Corona through the eyes of a student


A message made by a child using chalk (Sammy Rubin/TheRamPage).

Sammy Rubin, Arts and Culture Editor

Coronavirus has shown everybody that nothing in the world is permanently stable. Sometimes there are freak circumstances in which we must take desperate measures. As a student at The Weber School, I feel like my school has done an adequate job in responding to the pandemic. Though I miss my friends, I still understand that I must refrain from seeing them in order to “flatten the curve.” That’s what everyone wants right? Or is it?

Some people feel as though they are invincible so they don’t even consider following the restrictions put in place by our government. It is frustrating to me because every single time someone does not follow instructions, they are prolonging the disease. Right now, nothing feels right and I just want things to go back to normal. I miss seeing my friends and getting out of the house. Being cooped up in the house can have some detrimental effects besides the obvious loneliness. 

Along with the disease, mental health has become an even more pressing topic. Sometimes all a person ever needs is to go outside and get some fresh air. However, during this time we are limited in what we can do. We can’t even participate in our favorite hobbies because they have disappeared as a result of this virus. My spring baseball season was cancelled which originally crushed me. Because I would stress so hard about school, baseball was an outlet for me. On the baseball field I didn’t have to worry about when my paper is due or when that test is. All I was thinking about was where I would go with the ball if it was hit to me. Now, all I can think about in my room is how colleges are going to view my grades. Off the field, baseball helped me a lot as well. As someone who was very unorganized, baseball gave me some structure. My lifestyle changed because of this game and I have never been healthier. Hopefully we can control this disease so I can get out there for my senior year. 

Most other hobbies have been shut down as well. This is a huge deal because people have been using these hobbies to calm down. By staying in the house all day, we are being deprived of sunlight. It has been proven through psychological research that the sun can facilitate our overall mood and make us happier. My message to everyone going through this is to go on frequent walks in their neighborhood (maintain social distancing of course) or sit outside if you aren’t into exercise. These are easy ways to help us battle this virus. 

From the perspective of a Junior in High School, this virus could not have come at a worse time. With standardized testing being cancelled, we can no longer showcase our mental capabilities and have to rely totally on just our GPA and transcript. It’s not a nightmare, but I am sure a lot of people could have used their scores to help get them into the right college. Also, college visits have been cancelled so Juniors and Seniors are unsure which campus is the right fit for them. We have virtual tours which have been very useful but it isn’t the same. I’ve heard from others that when you visit colleges, you’ll know when you are in the right place based on “that feeling.” I was really looking forward to that but it seems like I am going to have to guess which college is the best for me which only adds to my anxiety.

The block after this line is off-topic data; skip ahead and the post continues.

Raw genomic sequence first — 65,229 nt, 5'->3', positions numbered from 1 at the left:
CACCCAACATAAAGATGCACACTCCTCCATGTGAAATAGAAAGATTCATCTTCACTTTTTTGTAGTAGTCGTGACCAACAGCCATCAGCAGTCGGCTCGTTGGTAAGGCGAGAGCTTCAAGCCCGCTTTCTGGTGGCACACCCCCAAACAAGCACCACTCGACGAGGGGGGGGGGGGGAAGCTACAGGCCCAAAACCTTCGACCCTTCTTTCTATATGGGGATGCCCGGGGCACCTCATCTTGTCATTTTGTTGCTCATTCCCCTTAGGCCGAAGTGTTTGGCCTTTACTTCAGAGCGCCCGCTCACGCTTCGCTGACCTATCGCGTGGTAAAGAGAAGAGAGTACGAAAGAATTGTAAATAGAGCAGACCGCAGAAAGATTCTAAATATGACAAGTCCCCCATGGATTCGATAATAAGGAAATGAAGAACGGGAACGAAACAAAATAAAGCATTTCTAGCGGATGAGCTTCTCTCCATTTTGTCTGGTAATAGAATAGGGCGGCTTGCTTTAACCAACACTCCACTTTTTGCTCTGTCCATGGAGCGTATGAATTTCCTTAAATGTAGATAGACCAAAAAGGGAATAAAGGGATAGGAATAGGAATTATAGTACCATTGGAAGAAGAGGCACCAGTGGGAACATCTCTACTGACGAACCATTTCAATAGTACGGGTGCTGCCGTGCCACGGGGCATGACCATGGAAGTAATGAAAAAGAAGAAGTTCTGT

On top of all of this, we are still given roughly the same amount of work that we had prior to virtual school. Some of the work is necessary and I get that but a lot of it is just busy work to waste the time. Doing work at home is easy and all but a classroom setting benefits me greatly. At home, I have every opportunity in the world to procrastinate but at school, I actually roll up my sleeves and do the dirty work. I have adapted to this online learning pretty well and it seems to be easier as time goes on. Weber Sophomore Molly Fisher states that “it has definitely been easier to adapt to this situation than I expected…it is not ideal, but it works.” This was perfectly stated and I couldn’t  agree more.

Things could definitely be worse. Fisher goes on to say that “seeing my friends on video is fun.” By interacting with our friends, we are making the most out of this and are doing the best we can. I know Weber is taking the right precautions and is handling the virus to the best of their ability. 

As for the seniors, this was a very unique way to end their high school careers. The majority of seniors I have talked to have been very depressed over this situation but some of them are finding some light. Weber Senior Mallory Tessler expressed that her senioritis has surprisingly improved over the course of this break. She really enjoys that “[she] does not have to get out of bed for class.” This is a great mindset to have during these tough times. I am sure that most seniors would have liked to have a traditional last year but unfortunately that is not feasible. Luckily, there is college to look forward to.